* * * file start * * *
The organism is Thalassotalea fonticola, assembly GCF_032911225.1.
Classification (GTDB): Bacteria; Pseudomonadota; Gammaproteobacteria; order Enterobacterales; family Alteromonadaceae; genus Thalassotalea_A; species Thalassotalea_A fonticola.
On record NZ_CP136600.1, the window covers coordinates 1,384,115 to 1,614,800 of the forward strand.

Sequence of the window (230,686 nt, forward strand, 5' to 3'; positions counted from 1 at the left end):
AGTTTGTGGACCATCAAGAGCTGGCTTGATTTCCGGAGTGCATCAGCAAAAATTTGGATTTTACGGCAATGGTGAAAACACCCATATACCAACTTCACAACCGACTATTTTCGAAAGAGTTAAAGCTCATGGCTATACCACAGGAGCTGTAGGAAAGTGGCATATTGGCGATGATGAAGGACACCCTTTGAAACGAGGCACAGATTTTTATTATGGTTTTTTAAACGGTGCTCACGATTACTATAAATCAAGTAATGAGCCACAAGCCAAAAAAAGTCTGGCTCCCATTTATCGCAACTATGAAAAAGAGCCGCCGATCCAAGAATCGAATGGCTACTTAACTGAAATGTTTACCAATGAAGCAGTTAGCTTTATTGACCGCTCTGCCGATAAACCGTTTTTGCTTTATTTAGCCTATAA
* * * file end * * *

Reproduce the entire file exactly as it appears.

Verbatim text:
The organism is Thalassotalea fonticola, assembly GCF_032911225.1.
Classification (GTDB): Bacteria; Pseudomonadota; Gammaproteobacteria; order Enterobacterales; family Alteromonadaceae; genus Thalassotalea_A; species Thalassotalea_A fonticola.
On record NZ_CP136600.1, the window covers coordinates 1,384,115 to 1,614,800 of the forward strand.

Sequence of the window (230,686 nt, forward strand, 5' to 3'; positions counted from 1 at the left end):
AGTTTGTGGACCATCAAGAGCTGGCTTGATTTCCGGAGTGCATCAGCAAAAATTTGGATTTTACGGCAATGGTGAAAACACCCATATACCAACTTCACAACCGACTATTTTCGAAAGAGTTAAAGCTCATGGCTATACCACAGGAGCTGTAGGAAAGTGGCATATTGGCGATGATGAAGGACACCCTTTGAAACGAGGCACAGATTTTTATTATGGTTTTTTAAACGGTGCTCACGATTACTATAAATCAAGTAATGAGCCACAAGCCAAAAAAAGTCTGGCTCCCATTTATCGCAACTATGAAAAAGAGCCGCCGATCCAAGAATCGAATGGCTACTTAACTGAAATGTTTACCAATGAAGCAGTTAGCTTTATTGACCGCTCTGCCGATAAACCGTTTTTGCTTTATTTAGCCTATAA